A lot of people are confused by git. Most of these people, I reckon, learned it from the outside in - from the command-line interface down. If you started with git by asking "how do I sync up my changes with my peers", then you might get the answer, but you will be missing the foundation on which that answer is built. This is the main source of confusion with git.
The better way is to learn git from the inside out. You should first learn about what objects are and how they're stored and identified, and how they relate to each other. You should learn what blobs, trees, and commits actually are, and how they relate to each other, and how commits form a linked list from which a graph of all objects can be derived.
Then you should learn how the ref database gives friendly names like "master" and "feature/foobar" to objects, and how the reflog tracks changes to references over time.
THEN, and only then, should you learn how to use the CLI. Then you can learn about using the staging area to add objects to the database and create commits, and how doing this updates the reflog.
Git makes total sense when you approach it from this angle. Supposedly hard tools like git rebase are totally understandable when you view them with the appropriate foundational knowledge.
Git is a tool which you will reach for hundreds of times a day, every day, for your entire career. Maybe it's worth learning about properly.
@sir I explained how git's filesystem works to my boss the other day
it's nearly a text-based format (there's one place where it uses a single NUL byte)
@farhan checkout makes sense when you understand it incontext. Switching branches and "using" a file (what does that mean? Do you mean resetting a file?) are the same fundamental process in git. Again, you're looking from the outside in when you should be looking from the inside out.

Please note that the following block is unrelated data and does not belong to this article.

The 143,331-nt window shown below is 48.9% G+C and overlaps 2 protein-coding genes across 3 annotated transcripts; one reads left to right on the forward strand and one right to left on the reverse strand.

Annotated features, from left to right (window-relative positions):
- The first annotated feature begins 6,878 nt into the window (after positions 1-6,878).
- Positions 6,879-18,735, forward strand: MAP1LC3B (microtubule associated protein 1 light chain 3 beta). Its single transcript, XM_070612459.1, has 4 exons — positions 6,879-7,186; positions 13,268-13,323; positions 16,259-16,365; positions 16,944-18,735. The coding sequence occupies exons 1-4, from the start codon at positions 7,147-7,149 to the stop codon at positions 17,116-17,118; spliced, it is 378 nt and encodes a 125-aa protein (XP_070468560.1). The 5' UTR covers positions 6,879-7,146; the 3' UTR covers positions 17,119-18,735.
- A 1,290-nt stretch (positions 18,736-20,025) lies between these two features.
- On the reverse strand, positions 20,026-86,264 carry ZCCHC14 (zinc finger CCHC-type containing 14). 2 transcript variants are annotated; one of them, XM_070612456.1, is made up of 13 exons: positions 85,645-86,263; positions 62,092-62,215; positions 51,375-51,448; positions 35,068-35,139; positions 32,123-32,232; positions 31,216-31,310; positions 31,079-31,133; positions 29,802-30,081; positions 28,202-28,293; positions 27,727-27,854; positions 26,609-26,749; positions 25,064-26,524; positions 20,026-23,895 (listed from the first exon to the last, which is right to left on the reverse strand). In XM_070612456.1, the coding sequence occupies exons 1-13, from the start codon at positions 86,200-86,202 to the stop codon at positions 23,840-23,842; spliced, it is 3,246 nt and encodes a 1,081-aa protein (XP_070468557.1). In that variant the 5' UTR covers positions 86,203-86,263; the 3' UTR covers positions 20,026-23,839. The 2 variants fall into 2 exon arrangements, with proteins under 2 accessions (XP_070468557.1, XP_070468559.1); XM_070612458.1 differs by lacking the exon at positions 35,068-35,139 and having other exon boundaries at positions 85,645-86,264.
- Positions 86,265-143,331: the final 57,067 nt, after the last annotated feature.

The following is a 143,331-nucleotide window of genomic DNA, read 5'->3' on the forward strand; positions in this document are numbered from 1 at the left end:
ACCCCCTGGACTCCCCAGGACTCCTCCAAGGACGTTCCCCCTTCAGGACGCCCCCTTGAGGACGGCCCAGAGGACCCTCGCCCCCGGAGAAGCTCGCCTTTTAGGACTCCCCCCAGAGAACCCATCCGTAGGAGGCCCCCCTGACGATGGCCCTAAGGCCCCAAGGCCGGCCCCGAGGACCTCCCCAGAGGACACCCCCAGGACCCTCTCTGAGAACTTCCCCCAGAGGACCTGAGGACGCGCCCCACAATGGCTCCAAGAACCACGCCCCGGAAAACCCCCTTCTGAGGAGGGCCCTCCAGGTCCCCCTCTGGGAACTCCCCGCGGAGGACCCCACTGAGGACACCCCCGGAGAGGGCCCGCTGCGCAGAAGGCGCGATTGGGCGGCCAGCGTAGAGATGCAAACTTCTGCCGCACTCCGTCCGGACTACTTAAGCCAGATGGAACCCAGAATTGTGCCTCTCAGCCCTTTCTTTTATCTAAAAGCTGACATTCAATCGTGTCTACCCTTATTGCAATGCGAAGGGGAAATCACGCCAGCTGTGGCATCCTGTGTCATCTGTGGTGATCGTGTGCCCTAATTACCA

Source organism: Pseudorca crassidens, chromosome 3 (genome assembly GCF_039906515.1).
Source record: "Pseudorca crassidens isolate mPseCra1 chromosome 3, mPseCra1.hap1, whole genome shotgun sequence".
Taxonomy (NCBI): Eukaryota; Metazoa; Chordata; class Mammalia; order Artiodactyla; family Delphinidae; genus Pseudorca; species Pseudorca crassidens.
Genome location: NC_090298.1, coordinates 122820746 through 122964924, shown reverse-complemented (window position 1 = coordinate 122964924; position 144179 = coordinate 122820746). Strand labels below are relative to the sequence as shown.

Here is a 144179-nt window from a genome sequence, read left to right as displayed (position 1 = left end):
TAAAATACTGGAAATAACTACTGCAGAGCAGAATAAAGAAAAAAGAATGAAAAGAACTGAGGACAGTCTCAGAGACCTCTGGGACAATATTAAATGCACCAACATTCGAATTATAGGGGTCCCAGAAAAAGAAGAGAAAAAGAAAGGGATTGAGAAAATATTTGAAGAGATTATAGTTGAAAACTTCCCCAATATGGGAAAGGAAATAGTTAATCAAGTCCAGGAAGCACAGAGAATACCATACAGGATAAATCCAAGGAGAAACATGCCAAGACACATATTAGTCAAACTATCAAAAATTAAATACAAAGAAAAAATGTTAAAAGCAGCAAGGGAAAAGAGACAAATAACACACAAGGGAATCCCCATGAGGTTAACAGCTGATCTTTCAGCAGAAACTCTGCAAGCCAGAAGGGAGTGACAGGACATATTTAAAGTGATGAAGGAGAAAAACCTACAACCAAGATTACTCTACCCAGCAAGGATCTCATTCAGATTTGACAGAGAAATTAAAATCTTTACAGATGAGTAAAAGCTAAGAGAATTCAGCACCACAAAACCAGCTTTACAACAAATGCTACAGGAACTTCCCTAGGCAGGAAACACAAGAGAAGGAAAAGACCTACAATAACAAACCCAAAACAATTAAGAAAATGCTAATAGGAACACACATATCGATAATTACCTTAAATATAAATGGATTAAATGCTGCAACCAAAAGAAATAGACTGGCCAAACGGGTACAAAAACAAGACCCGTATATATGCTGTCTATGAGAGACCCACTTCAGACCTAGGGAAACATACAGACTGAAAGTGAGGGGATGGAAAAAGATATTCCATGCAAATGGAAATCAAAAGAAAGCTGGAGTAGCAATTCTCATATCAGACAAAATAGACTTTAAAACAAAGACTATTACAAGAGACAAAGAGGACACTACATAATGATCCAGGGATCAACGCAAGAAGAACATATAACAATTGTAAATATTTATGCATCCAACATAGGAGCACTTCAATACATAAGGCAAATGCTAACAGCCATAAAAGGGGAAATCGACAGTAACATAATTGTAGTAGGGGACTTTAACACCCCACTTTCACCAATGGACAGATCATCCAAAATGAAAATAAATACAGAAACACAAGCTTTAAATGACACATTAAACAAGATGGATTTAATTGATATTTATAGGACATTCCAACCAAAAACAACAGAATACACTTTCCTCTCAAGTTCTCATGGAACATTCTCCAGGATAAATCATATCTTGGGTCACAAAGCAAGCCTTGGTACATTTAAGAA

@sir Could you recommend some ressources where beginners could start reading?
@sir and yet, I still butcher my repos with rebase. Every damn time.
@ls I think the line of thinking which treats git's internal structure as... internal, i.e. something you shouldn't be aware of, is mistaken. Being aware of those internals gives you an understanding which unlocks a lot of powerful tools, workflows, and options.
@sir Yes, it surely does. It helps to know how thinks work, that's true for a car, too. But #Git requires you to know about the internals but a car doesn't. I think Git is (one of) the most powerful repo systems we have, but it's still poorly designed. I don't like that rebase-stuff. In my opinion, the history should be strictly readonly.
@ls I mean, but we're not talking about the suburban mom driving the mini-van to drop the kids off at soccer practice. We're talking about professionals. Should a racecar driver not understand how cars work?
@sir A race car driver is not a gear box or drive train engineer, that's a different job profile. I think, professionals appreciate tools which help them do their actual job and are not a project by itself.
@moonbolt @sir @ls Yeah, exactly! Most people don't need to know anything about blobs and trees. It'll just be confusing and a turn-off. If you know what a /commit/ is and how they relate (i.e. commits are changesets, and it's a tree of commits [technically DAG, but saying tree to start with is less intimidating]) then you should be good, I'd think.
@sir @moonbolt @ls I mean, when /would/ you need to go digging in the .git folder? With things like rebase and filter-branch, I've never needed to myself. Data recovery /maaybe/, but I wouldn't expect regular users to need to know how to handle that.
And for redacting private things that shouldn't have been committed, also maybe – but we have tools for that.
@IceWolf @sir @ls Not that elegance isn't nice. But we badly need sound abstractions: otherwise we'll end up with ecosystems that have impossibly high barriers to entry, because before you can do anything, you need to know the theory and internals, which requires a good understanding of the theory and internals of everything it's based on, which requires a good understanding of…
Probably doesn't help that there's no lesson on it in Computer Science schools and college, in France at least, you're supposed to learn it by yourself :/
Gave a course on git to my colleagues the other day and I did precisely that. The plumbing *then* the porcelain
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